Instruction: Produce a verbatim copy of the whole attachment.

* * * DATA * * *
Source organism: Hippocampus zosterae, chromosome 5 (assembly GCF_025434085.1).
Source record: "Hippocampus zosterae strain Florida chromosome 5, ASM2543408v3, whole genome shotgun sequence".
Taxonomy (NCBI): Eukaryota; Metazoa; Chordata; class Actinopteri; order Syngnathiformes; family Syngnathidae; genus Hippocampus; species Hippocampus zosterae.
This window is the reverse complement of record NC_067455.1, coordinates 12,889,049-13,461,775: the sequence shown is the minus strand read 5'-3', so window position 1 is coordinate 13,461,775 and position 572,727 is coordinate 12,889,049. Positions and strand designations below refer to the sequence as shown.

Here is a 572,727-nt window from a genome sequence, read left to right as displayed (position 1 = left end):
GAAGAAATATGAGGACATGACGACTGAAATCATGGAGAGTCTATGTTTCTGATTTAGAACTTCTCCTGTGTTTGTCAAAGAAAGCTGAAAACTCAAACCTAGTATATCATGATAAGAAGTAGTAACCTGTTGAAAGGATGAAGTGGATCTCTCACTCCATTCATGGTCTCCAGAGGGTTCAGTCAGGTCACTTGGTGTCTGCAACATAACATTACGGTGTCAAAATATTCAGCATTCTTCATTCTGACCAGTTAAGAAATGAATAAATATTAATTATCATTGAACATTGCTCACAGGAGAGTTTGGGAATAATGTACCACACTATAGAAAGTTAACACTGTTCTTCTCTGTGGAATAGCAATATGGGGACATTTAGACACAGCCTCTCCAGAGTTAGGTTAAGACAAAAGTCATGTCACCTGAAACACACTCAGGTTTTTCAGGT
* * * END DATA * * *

Source organism: Hippocampus zosterae, chromosome 5 (assembly GCF_025434085.1).
Source record: "Hippocampus zosterae strain Florida chromosome 5, ASM2543408v3, whole genome shotgun sequence".
Taxonomy (NCBI): Eukaryota; Metazoa; Chordata; class Actinopteri; order Syngnathiformes; family Syngnathidae; genus Hippocampus; species Hippocampus zosterae.
This window is the reverse complement of record NC_067455.1, coordinates 12,889,049-13,461,775: the sequence shown is the minus strand read 5'-3', so window position 1 is coordinate 13,461,775 and position 572,727 is coordinate 12,889,049. Positions and strand designations below refer to the sequence as shown.

Here is a 572,727-nt window from a genome sequence, read left to right as displayed (position 1 = left end):
GAAGAAATATGAGGACATGACGACTGAAATCATGGAGAGTCTATGTTTCTGATTTAGAACTTCTCCTGTGTTTGTCAAAGAAAGCTGAAAACTCAAACCTAGTATATCATGATAAGAAGTAGTAACCTGTTGAAAGGATGAAGTGGATCTCTCACTCCATTCATGGTCTCCAGAGGGTTCAGTCAGGTCACTTGGTGTCTGCAACATAACATTACGGTGTCAAAATATTCAGCATTCTTCATTCTGACCAGTTAAGAAATGAATAAATATTAATTATCATTGAACATTGCTCACAGGAGAGTTTGGGAATAATGTACCACACTATAGAAAGTTAACACTGTTCTTCTCTGTGGAATAGCAATATGGGGACATTTAGACACAGCCTCTCCAGAGTTAGGTTAAGACAAAAGTCATGTCACCTGAAACACACTCAGGTTTTTCAGGT